Many among us feel inadequate too much of the time. At times we all do. It is the individual who never feels inadequate for whom I really feel sorry. But there are those who are popularly described as feeling inferior. They never have the right clothes, they can't "keep up with the Jones's", they compare themselves unfavorably to others and feel miserable about it too. This [is] self-punishment which stems from personality problems in early life.
Quite apart from these, in order to get along with other people, all of us learn to use psychological devices we call "defense mechanisms", [or] escapes. From our technical point of view, these are unknowingly called into play to solve conflict. One of the most frequently used by all of us is rationalization, a simple definition of which is: something of which I am quite sure and justifies my belief in it and my right to argue about it; even though the person is in error. Rationalization enables one to resist a difference of opinion because he is confident he is right. His attitude is, "My mind is made up, don't confuse me with the facts." And we all are apt to rationalize about what we believe or don't believe or things we did or didn't do.
Another way to avoid problems is to blame other people for our own faults; this is projection: "It wasn't my fault we lost the game, it was his." Whatever is wrong is the other person's responsibility. A very common defense is used by everyone, a defense we hear on radio and on TV. In fifteen minutes, I have heard cures for tension headaches advertised twice. Our emotions often express ourselves through our physical bodies. The frequent complaint of the G.I. was, "Oh, my aching back!" No more than five percent of the backs showed anything was organically wrong. That did not mean that the other ninety-five percent did not hurt. Next time you've had a frightful day and get a tension headache, just let someone try to tell you your head doesn't hurt.
Other somatic expressions of emotional distress are variations in heartbeat, gastro-intestinal upsets. It's been found that sixty to eighty percent of all symptoms about which patients complain to their doctors are related to emotional distress. These are ways by which we sometimes take flight, too. We also can express aggression through them. Having a good tension headache is a wonderful club over the rest of the family, a tremendously powerful way to make them march to your tune. We would be wiser, and we would see ourselves in the state of our mental health (namely, the degree of our emotional maturity) more clearly if we could recognize our use of these various devices for what they are. I do not want to create unnecessary concern by discussing these things, so let me give you my philosophy of doing something about this business of comparative freedom from signs of tension and anxiety.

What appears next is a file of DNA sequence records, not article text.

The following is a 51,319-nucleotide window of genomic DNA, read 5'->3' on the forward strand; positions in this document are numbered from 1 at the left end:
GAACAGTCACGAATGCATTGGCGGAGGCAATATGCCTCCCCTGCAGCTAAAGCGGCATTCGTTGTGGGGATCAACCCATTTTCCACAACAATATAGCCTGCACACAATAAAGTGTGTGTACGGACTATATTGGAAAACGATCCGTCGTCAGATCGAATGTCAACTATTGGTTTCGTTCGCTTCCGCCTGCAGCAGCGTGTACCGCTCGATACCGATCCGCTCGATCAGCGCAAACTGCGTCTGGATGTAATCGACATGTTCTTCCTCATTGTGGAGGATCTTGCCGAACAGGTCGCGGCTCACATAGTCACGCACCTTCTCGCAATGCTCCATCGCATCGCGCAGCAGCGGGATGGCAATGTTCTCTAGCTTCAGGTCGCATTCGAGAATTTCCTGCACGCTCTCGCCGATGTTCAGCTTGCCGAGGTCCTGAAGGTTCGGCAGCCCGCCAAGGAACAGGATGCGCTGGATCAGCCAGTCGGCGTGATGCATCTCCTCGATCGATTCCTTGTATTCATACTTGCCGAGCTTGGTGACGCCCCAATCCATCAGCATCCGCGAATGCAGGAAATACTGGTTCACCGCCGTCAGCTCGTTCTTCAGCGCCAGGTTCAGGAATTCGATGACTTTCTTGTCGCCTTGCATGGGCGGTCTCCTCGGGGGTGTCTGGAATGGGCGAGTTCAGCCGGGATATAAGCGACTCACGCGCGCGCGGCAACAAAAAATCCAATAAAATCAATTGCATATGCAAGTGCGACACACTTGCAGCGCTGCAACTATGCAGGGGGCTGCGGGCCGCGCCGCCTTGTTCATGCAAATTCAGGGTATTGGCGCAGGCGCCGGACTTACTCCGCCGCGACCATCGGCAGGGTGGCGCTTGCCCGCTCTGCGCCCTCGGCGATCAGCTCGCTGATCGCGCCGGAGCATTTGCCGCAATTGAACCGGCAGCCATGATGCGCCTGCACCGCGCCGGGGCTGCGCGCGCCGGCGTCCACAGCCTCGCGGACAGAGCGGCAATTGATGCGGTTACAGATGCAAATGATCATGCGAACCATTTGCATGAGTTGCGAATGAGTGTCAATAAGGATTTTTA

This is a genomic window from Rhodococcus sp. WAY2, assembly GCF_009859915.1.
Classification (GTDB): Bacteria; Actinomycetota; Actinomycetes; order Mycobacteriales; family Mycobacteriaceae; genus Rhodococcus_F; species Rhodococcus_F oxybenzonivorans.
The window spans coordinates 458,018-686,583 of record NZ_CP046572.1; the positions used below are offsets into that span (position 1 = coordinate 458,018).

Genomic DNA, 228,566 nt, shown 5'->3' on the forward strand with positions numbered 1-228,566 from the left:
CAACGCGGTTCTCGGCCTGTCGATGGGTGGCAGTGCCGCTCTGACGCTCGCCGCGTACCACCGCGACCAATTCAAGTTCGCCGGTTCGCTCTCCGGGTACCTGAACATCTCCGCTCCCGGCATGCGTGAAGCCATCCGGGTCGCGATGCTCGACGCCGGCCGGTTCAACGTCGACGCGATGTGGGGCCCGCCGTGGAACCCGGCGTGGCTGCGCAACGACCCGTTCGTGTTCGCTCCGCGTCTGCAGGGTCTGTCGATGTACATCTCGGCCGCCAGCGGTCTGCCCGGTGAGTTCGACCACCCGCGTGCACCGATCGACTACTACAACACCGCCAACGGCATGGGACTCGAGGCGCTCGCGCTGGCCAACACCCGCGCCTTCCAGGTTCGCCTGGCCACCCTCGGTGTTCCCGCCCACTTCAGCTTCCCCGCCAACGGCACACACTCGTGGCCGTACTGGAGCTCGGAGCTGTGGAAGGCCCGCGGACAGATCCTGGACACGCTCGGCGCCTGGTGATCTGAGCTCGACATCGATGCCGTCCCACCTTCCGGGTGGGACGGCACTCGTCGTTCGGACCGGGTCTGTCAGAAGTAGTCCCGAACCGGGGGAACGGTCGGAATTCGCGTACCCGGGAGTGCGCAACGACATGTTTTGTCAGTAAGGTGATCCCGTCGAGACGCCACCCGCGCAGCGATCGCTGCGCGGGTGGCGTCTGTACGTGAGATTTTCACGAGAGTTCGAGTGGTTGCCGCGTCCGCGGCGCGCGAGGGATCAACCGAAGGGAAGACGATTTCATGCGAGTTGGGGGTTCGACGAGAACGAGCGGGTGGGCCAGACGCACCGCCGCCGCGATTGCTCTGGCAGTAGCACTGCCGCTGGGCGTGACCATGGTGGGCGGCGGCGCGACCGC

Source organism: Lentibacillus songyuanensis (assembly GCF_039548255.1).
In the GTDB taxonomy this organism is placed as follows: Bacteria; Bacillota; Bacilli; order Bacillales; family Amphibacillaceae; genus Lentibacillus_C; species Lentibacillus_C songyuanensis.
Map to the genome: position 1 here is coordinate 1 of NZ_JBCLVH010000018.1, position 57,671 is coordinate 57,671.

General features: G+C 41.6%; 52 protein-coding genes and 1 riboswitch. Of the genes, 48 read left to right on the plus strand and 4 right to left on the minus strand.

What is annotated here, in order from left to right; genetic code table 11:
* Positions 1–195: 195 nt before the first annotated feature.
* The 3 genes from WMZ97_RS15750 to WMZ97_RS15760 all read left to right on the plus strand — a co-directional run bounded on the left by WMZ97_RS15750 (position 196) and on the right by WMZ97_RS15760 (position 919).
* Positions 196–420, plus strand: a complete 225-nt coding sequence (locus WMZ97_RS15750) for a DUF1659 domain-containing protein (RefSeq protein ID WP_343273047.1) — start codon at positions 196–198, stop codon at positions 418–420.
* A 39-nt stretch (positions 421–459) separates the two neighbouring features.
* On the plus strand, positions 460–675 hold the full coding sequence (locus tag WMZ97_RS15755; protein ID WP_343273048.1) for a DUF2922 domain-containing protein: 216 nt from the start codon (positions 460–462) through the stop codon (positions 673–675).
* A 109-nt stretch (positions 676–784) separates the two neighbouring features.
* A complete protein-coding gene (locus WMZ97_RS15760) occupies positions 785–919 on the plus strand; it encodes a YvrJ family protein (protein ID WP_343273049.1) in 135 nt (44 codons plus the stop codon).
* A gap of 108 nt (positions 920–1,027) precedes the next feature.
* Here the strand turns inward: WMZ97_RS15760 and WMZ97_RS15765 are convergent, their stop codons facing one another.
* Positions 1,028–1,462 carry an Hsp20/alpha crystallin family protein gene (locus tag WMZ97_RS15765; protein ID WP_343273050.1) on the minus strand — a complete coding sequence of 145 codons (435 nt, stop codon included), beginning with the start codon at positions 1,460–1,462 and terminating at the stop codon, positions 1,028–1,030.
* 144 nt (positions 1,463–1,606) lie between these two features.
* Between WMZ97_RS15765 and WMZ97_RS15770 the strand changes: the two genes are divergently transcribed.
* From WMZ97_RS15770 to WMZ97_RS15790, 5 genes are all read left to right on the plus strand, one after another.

There are people that enjoy their symptoms. Others think they can do nothing about them until they understand their cause. However, you don't have to know the cause of a fire to start putting it out. I dare to suggest that this principle applies in the alleviation of our tension.
My fourth criterion is having the capacity to find more satisfaction in giving than in receiving. We come into the world a hundred percent on the receiving end of the line, with everything coming our way. Gradually, the process reverses. From the point of view of mental health, the mature adult is most often on the giving end. And I hasten to say that no one should give up all gratification from receiving, for others too want to give. In fact, much giving results in receiving appreciation. We give love and enjoy receiving it in return. Obviously, if one gives only to be rewarded, or as a way of demanding appreciation, his motive is not a healthy one.
The less mature person asks, "What has that to do with me? What do I get out of it?" When in contrast, the more mature person's questions are, "What has that to do with us? What can we contribute? What can we put into it?" There's also a relationship between one's capacity to give and to what he receives. All of us have the need to depend upon someone else. We need a spouse to share with us, children to rejoice with us; otherwise, we miss much in life. We need to have re-fueling stations no matter how autonomous we think we are. Quiet times, vacations, good friends, and among others, receiving and renewing, make it possible to be what Harry Emerson Fosdick calls a "real person".